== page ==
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Prescription drugs are the new drug trend
Posted April 28, 2008

Susan Acker
Web Editor

Easy access is key to the rising number of young adults abusing prescription and over-the-counter drugs.
Though many addictive drugs require prescriptions, this does not prevent many who take such drugs for recreational use from obtaining them.

"I know it is out there,” said Cindy Denne, director of student health services and services for students with disabilities at the University of La Verne.  “These medications are extremely accessible.”
With access to family members’ and friends’ medicine cabinets Denne said it is easy for students to take a few pills here and there without being noticed by their friends or family members.
College can be very difficult and some students turn to alcohol or drugs to help them deal with life and stress.
“Our society is all about quick fixes,” Denne said. 
Students come to the health center to ask for sleeping pills, which can be very addictive. 
Instead of just writing a prescription, Denne said they try to help the students deal with the source of the problem and send them to the counseling center.
“Obviously it is dangerous,” Angie Cruz, sophomore Spanish major at ULV said.
Cruz said she does not use any drugs, but she has used Benadryl so she could sleep during a flight.
According to “Stopping Drug Use Before it Starts,” “Prescription drug abuse has emerged as a new drug threat that requires a concerted response from every sector of our society. The trends are clear.  In 2006, the latest year for which data are available, past-year initiation of prescription drugs exceeded that of marijuana. Abuse of prescription drugs among 12 and 13 year-olds now exceeds marijuana use, and among 18 to 25 year-olds, it has increased 17 percent over the past 3 years.” The article can be found article at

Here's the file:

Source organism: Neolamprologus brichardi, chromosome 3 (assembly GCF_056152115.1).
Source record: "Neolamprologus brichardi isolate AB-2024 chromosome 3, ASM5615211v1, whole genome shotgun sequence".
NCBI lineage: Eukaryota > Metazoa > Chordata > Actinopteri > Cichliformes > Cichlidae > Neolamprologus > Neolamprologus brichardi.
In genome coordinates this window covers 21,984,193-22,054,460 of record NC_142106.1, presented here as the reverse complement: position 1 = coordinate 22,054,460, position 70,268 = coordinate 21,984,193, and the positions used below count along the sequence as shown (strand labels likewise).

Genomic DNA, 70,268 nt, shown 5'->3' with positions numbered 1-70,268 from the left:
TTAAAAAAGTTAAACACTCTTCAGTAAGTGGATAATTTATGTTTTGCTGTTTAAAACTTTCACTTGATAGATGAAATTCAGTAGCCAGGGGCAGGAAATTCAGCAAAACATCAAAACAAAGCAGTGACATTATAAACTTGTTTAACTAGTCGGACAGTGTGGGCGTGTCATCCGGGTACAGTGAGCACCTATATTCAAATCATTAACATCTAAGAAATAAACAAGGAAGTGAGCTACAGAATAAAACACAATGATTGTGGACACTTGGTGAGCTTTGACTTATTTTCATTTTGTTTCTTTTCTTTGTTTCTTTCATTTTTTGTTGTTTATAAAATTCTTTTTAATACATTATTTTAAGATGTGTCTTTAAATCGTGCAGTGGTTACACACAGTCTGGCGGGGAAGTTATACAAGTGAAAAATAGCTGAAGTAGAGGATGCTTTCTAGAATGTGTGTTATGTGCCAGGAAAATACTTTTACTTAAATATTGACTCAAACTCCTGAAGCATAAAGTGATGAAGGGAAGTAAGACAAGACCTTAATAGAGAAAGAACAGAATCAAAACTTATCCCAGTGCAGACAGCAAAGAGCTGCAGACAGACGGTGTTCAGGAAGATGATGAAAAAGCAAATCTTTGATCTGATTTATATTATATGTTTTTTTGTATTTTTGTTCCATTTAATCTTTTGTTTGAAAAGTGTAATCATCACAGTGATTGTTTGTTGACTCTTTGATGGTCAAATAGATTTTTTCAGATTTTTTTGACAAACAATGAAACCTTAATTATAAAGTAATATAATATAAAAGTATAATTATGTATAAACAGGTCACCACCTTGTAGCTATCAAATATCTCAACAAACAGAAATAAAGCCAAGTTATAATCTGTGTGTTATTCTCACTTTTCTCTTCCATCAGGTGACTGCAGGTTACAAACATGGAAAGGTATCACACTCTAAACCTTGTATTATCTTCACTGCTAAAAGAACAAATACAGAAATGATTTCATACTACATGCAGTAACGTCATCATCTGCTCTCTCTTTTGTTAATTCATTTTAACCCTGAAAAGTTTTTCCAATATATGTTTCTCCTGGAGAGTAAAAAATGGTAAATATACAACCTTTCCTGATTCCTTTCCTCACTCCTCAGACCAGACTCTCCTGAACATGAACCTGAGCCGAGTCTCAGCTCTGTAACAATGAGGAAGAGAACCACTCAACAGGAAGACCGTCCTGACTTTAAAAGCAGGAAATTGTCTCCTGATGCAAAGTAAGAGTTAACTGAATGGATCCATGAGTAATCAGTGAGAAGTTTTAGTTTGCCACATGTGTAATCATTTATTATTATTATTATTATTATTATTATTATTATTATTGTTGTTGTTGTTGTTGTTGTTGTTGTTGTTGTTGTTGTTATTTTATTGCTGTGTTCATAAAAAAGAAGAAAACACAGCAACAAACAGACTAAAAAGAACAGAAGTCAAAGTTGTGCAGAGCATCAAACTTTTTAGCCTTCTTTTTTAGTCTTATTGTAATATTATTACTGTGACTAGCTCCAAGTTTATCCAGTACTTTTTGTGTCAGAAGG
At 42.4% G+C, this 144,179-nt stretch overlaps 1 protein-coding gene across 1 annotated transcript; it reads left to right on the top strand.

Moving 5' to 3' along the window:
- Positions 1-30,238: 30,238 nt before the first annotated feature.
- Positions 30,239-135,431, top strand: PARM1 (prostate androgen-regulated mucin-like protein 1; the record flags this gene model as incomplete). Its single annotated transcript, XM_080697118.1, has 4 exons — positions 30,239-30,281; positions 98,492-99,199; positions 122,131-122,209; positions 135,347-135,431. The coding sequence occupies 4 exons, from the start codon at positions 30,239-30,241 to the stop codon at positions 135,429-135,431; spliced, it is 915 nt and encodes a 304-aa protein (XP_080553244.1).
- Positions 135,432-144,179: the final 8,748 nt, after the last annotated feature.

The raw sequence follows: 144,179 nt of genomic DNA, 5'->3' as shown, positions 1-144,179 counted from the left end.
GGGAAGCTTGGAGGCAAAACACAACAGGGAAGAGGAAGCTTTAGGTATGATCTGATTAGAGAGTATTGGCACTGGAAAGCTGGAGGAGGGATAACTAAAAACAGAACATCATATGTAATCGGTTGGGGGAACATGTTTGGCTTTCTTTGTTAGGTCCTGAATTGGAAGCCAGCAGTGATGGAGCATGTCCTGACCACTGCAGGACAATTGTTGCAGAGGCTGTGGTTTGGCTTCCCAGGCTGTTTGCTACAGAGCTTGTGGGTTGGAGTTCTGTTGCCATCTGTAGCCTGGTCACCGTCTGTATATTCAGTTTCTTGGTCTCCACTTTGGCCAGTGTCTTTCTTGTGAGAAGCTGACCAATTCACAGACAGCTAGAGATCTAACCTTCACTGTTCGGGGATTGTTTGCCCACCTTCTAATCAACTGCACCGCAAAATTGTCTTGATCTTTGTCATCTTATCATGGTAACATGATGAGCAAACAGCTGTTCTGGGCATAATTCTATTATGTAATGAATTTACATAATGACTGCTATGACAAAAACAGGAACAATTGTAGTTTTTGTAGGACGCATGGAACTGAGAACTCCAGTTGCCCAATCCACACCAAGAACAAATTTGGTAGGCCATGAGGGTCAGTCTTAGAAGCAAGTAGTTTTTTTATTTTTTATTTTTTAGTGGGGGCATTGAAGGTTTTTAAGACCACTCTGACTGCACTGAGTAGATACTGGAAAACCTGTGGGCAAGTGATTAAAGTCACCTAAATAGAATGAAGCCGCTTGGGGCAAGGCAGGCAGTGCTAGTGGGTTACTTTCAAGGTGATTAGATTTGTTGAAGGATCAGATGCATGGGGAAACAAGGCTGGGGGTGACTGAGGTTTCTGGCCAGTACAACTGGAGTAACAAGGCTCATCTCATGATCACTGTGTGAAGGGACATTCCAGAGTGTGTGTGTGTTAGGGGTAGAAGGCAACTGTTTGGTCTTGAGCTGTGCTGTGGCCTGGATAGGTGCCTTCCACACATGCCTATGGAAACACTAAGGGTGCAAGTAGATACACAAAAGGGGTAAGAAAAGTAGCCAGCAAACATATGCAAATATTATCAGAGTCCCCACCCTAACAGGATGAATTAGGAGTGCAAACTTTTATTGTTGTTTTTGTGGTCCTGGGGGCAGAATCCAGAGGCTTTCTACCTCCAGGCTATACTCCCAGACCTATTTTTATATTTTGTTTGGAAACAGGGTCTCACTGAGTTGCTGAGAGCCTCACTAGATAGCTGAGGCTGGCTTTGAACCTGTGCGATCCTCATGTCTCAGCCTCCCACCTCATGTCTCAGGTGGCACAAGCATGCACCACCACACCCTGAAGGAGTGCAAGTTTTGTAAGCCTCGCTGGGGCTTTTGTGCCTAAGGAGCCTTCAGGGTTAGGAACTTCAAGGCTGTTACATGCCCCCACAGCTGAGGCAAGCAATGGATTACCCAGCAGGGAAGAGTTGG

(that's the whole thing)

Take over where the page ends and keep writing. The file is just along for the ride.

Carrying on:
The United States National Library states on its Web site that 20 percent of people in the U.S. have used prescription drugs for a use that was not intended, and they consider that to be prescription drug abuse.
Over-the-counter-drugs can be even more accessible and just as dangerous.
The Substance Abuse and Mental Health Administration has a section on their Web site dedicated to informing the public about dangers posed by OTC drugs. 
The site at states that more than 125over-the-counter drugs cantian dextromethorphan (or DMX). This ingredient is used in cough suppressants in either caplet or lquid form.
The Administration warns that “DXM” can cause a high and can also cause impaired judgement, nausea, hallucinations, brain damage and death among other complications.
Though the site is geared toward making parents aware, anyone can visit the site for more information.
In February 2007 the federal government issued guidelines for safe disposal of drugs to prevent misuse because of the rising number of people abusing prescription drugs.
Suggestions include taking unused medication to a pharmacy that accepts the medication, taking the drugs out of the original containers and emptying drugs into trash that includes things like old coffee grounds.
Information about the abuse of OTC and prescription drugs can be found on many government and other Web sites.
Susan Acker can be reached at